On Sun, 17 Jul 2005 04:49:13 -0400, Monty Solomon <firstname.lastname@example.org>
> By MATT RICHTEL and JOHN MARKOFF
> Mr. Tucker, an Internet industry executive who holds a Ph.D. in
> computer science, decided that rather than take the time to remove the
> offending software, he would spend $400 on a new machine.
> [TELECOM Digest Editor's Note: And how long do they have those _new_
> machines until they also get polluted and have to be replaced? [...]
If he spends that $400 (actually, $499 or so) on a Mac Mini, he can
probably go for a good long time. There are no known viruses on OS/X.
I don't know if anything bad can happen from using IE on the Mac; I
don't believe so. Safari is not perfect, but it works just fine for
almost all of my browsing. One thing I like in Safari: there is a
pull-down option in Safari for resetting *everything*: cache, cookies,
etc. I do this periodically -- I like to flush all my cookies
periodically just as a regular practice.
The only real software people will need in general is Office 2004. For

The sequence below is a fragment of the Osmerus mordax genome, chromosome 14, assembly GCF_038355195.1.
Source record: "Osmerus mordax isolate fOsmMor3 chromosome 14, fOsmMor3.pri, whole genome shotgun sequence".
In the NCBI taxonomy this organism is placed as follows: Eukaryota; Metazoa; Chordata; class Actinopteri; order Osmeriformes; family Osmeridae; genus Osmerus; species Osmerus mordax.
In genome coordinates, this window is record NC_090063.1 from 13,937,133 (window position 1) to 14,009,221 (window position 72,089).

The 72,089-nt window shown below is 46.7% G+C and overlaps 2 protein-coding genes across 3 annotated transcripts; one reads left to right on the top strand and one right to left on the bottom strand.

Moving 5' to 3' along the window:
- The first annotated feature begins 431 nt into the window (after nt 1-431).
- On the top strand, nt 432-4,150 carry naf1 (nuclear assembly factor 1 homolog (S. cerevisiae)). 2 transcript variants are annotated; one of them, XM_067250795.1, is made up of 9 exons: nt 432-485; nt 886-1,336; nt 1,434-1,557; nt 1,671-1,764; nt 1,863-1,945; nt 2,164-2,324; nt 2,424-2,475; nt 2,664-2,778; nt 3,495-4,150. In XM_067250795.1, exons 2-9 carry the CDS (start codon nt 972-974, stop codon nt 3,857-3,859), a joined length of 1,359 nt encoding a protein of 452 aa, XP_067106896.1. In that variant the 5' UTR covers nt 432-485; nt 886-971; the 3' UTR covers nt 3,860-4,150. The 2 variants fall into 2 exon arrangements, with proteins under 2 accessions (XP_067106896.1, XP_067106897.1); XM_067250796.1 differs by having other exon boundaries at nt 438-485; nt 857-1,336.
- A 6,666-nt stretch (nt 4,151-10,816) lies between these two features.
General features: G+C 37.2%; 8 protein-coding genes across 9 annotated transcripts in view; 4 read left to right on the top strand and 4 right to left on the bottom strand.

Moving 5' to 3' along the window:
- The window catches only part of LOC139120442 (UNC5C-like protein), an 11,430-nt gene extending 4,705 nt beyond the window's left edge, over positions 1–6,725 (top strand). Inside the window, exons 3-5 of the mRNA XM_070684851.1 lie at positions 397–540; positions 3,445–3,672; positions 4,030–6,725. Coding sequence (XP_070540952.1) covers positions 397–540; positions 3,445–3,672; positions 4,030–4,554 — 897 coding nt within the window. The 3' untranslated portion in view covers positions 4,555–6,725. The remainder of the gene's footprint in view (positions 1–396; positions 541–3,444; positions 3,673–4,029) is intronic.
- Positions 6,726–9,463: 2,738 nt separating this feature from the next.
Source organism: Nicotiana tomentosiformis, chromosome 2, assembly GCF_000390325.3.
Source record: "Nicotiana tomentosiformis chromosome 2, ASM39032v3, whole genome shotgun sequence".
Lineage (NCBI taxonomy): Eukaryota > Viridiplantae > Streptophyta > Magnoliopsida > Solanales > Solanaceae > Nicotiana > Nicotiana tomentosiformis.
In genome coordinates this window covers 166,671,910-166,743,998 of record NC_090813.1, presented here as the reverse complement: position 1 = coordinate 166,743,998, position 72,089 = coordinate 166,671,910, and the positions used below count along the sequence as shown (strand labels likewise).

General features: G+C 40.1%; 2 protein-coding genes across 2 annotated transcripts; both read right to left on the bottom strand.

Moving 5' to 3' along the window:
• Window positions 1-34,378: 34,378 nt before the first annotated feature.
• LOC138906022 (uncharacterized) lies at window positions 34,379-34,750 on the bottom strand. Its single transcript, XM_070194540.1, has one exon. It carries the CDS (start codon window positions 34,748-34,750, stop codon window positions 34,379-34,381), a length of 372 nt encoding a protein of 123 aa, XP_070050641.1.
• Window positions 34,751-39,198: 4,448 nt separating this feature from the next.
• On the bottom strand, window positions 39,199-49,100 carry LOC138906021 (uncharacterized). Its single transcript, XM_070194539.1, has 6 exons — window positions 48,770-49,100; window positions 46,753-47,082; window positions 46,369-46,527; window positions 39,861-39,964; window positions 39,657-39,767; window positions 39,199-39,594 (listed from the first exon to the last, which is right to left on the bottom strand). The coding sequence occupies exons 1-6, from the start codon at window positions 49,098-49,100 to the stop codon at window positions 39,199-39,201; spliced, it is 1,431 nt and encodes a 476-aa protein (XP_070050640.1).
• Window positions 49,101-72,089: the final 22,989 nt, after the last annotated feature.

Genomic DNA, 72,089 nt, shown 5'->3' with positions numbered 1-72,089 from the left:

most, the student edition should work just fine for their home needs.
If there is not a lot of need for compatibility, the $80 iWork package
(Presentation software + Apple word processor) should work just fine.
The main thing lacking in iWork is a spreadsheet; Apple should address
that in the next release.
With the dropping cost of hardware, more and more people should
clearly look at this option. As an aside, I've been surprised that
Apple hasn't been more aggressive in getting the Mac Mini into Kinkos
stores so people can "test drive" them there. The current Apple
machines in Kinkos stores are crappy old G3 machines. According to the
local Kinkos shop, Dell has been very aggressive getting their
machines in Kinkos stores. Apple: are you listening?